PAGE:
Yet that doesn’t mean hitting 10%, 6% or some unattainable target you think the pros are capable of is something you should be hung up about. ‘Grand Tours are different to the real world,’ says Dan Lloyd, presenter for the Global Cycling Network and former pro. ‘How many sportives feature the same amount of climbing as the pros do in the Tour de France? None, so an amateur shouldn’t have the same attitude to body fat as a pro.’


There are various ways of determining your body fat (see below), but as a starting point to achieving your potential on the bike, which is what really matters, you need to consider your weight. The 10% body fat benchmark is a rough guide only and everyone’s ideal ‘racing weight’ is different.

‘There are two weights of interest: minimum weight and optimum weight,’ says Goodhew. ‘They’re slightly different. If you’re trying to get fit, you’re likely to reach a point where you can’t lose any more weight. But the optimum is often slightly higher because at your minimum weight you’re likely to have lost power. There’s a point, and it’s different for all of us, where we give up power at a faster rate than we lose weight. Your optimum weight will be the one at which you can maintain your maximum average power output per kilo.’

That optimum weight is likely to coincide with your optimum body fat percentage, which may be higher than the minimum you can achieve. Whyte agrees: ‘Power per kilo is vital, and there’s a tipping point for everyone where low body fat affects the balance between performance and health. You have an attainable level of fat mass that doesn’t affect health or performance, but you have to find it for yourself.’

Up and down

Once you’ve established this, the good news is that you don’t have to obsess about staying right at your racing weight. Not even the pros do that. ‘Pro cyclists get most of their media coverage when they’re in prime condition, race ready, pared down, with low levels of body fat,’ says Kelly. ‘This is unsustainable, as very low levels of body fat are difficult to maintain. Elite cyclists will “cycle” their weight throughout the year. Some individuals will struggle to maintain a racing weight. For instance, Jan Ullrich often looked pretty hefty in the off-season but he would trim down when it mattered.’

In fact, storing slightly more weight can be an advantage. ‘Training is seasonal,’ says Whyte. ‘In winter, if you’re riding long distances to keep your base fitness high, or doing a lot of work on a turbo trainer, a little extra fat can be a valuable energy source.’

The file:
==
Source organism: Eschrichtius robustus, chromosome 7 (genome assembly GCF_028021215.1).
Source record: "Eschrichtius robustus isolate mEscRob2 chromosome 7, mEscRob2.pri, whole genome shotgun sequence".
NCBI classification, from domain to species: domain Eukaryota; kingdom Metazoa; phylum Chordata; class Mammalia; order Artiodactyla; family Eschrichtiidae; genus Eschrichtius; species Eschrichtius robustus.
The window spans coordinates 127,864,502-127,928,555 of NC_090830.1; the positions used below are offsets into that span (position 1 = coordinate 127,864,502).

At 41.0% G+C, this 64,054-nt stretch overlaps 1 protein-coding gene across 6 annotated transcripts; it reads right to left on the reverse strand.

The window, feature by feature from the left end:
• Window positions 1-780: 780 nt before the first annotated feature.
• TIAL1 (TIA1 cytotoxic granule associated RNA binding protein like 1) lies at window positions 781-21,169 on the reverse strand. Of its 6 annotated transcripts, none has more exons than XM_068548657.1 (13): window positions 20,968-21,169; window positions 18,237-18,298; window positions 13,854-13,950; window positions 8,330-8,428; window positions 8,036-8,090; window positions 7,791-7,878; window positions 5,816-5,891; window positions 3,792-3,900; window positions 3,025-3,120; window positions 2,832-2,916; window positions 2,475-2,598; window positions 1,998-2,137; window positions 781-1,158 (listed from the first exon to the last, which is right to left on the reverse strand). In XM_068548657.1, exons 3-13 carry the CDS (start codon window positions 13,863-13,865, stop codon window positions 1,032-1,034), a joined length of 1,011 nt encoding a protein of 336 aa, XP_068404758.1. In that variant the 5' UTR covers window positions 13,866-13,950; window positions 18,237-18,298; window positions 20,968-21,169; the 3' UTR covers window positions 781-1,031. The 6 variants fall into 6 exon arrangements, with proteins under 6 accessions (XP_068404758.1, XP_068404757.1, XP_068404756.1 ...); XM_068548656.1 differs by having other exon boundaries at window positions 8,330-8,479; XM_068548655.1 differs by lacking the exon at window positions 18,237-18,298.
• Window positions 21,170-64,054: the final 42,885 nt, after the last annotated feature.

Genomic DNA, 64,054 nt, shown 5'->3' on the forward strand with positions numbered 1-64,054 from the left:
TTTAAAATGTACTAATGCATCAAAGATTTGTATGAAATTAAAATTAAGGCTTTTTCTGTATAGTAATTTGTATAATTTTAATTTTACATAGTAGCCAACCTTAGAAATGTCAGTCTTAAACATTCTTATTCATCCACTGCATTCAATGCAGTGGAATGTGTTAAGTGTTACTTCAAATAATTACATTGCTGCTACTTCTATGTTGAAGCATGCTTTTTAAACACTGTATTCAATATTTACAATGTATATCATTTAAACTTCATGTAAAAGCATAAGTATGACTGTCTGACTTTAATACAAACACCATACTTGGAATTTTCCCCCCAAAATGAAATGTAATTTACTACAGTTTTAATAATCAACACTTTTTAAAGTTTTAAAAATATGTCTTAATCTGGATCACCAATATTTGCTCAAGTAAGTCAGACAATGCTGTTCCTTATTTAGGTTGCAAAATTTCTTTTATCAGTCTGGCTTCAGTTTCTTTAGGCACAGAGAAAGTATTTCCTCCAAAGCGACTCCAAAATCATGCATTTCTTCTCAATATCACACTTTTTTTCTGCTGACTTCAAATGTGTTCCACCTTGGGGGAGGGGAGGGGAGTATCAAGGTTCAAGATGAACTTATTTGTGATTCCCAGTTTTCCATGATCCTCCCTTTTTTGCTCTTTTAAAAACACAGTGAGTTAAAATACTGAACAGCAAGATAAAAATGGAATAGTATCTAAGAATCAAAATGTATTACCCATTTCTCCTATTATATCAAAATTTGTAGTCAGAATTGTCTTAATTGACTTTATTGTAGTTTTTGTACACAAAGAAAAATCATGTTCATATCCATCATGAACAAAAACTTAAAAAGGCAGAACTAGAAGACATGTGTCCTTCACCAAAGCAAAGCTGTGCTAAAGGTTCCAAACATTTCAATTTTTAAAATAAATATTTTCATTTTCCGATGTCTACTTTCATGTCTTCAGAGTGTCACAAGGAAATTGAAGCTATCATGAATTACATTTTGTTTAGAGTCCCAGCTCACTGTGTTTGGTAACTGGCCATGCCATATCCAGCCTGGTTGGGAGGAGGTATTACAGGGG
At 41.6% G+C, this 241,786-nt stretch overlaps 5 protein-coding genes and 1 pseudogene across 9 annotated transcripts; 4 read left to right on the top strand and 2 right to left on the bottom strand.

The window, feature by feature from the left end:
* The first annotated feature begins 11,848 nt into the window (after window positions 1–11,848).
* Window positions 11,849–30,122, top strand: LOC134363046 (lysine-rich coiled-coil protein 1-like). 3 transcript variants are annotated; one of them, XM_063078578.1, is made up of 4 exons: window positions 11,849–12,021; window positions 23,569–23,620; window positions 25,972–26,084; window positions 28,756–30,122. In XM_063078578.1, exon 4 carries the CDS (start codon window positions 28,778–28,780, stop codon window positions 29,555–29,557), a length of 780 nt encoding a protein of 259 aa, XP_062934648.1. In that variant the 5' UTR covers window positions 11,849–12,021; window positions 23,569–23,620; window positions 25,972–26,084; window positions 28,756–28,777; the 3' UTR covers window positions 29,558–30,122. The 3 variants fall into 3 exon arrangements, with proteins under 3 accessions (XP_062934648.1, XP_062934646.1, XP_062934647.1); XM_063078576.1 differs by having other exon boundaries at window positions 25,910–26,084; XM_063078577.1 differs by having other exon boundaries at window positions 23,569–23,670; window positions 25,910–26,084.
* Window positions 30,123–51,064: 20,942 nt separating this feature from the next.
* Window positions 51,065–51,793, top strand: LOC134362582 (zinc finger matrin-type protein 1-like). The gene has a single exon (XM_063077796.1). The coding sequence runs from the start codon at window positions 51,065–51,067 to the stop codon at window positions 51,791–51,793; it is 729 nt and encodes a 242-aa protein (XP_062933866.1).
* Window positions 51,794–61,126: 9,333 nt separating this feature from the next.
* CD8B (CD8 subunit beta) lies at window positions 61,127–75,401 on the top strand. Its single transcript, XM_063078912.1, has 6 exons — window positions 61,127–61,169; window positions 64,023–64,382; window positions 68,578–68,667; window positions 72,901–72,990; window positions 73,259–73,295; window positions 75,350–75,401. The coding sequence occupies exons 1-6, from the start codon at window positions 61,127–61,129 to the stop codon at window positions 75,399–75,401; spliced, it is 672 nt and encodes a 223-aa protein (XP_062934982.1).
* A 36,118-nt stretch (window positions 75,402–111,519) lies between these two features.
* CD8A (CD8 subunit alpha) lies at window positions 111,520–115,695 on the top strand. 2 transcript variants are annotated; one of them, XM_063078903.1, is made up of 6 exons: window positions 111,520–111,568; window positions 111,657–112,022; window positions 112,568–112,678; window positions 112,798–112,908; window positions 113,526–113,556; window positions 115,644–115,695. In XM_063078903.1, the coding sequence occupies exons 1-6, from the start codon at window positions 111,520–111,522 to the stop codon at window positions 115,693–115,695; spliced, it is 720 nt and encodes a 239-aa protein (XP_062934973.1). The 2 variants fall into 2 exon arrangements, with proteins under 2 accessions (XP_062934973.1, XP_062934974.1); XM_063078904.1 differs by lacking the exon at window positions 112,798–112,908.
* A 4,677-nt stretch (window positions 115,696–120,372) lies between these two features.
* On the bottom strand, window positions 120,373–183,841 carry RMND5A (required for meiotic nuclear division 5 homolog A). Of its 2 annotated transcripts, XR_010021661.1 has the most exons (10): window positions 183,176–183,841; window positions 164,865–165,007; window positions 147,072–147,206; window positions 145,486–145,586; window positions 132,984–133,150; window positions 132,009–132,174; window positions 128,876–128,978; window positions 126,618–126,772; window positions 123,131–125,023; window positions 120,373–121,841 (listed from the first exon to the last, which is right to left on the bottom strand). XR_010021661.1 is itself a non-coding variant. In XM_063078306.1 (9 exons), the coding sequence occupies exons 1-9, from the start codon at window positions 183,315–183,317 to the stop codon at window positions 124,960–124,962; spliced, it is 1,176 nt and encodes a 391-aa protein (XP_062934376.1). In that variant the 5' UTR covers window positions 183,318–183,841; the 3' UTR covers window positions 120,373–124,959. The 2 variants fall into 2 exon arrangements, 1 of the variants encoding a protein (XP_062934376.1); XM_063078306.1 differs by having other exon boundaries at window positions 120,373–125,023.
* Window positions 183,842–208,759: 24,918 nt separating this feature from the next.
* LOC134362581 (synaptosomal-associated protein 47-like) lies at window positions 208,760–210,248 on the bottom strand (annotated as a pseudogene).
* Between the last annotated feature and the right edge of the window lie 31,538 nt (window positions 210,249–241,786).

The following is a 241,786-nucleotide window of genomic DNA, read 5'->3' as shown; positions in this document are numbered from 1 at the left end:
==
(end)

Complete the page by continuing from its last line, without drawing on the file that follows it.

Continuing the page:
Lloyd goes one step further. ‘I’ve seen amateurs who are so lean you wonder why they haven’t won the Tour five times,’ he says. ‘Then there are pros I’ve sat behind who have carried a bit of extra fat. Being lean doesn’t make you a good rider.’

Goodhew concurs that body fat is only part of the performance story. ‘Your body fat won’t change what’s between your ears,’ he adds. ‘Who can suffer the most? Does fat come into it? Take last year’s Giro d’Italia. Wiggins fared badly, but was that anything to do with his weight?’ Wiggins was reported to be heavier than usual due to his World Championships perparations. ‘Your postman could have overtaken him on the downhill sections, but was that the weather? Tyres? Illness? Was he nervous? It probably wasn’t anything to do with his weight.’

That said, getting lean provides definite advantages if you do it sensibly. ‘Body fat may be manipulated in one of three ways,’ says Kelly. ‘Diet, exercise or, in most cases, a combination of the two. If you’re looking to lose weight – ie body fat – it’s best done by a small, steady and sustainable decrease in energy intake, provided your energy expenditure stays the same. Do it slowly, perhaps only 300-500g per week. This is the equivalent of 3,500 calories going from your diet per week.’ Trying to rush things with crash low-calorie diets is likely to lead to the weight piling back on soon after it is lost.

Control yourself

It’s important to take a sensible approach, rather than simply copying what the pros do. ‘My former team-mate at Cervélo, the late Xavier Tondo, didn’t eat very much at all in the morning,’ says Lloyd. ‘He’d then have a slightly larger lunch after training, and then a slightly bigger dinner again. You have to find what works for you.’

How you ride comes into it too. ‘If you ride regularly for less than two hours you’re not going to burn much fat,’ says Goodhew. ‘Broadly speaking, after two hours your body switches from using glycogen, which is readily available, to burning fat. It may vary depending on your intensity or the terrain, but that’s generally true. So if a rider asks how to burn fat, I’d say ride for three hours.’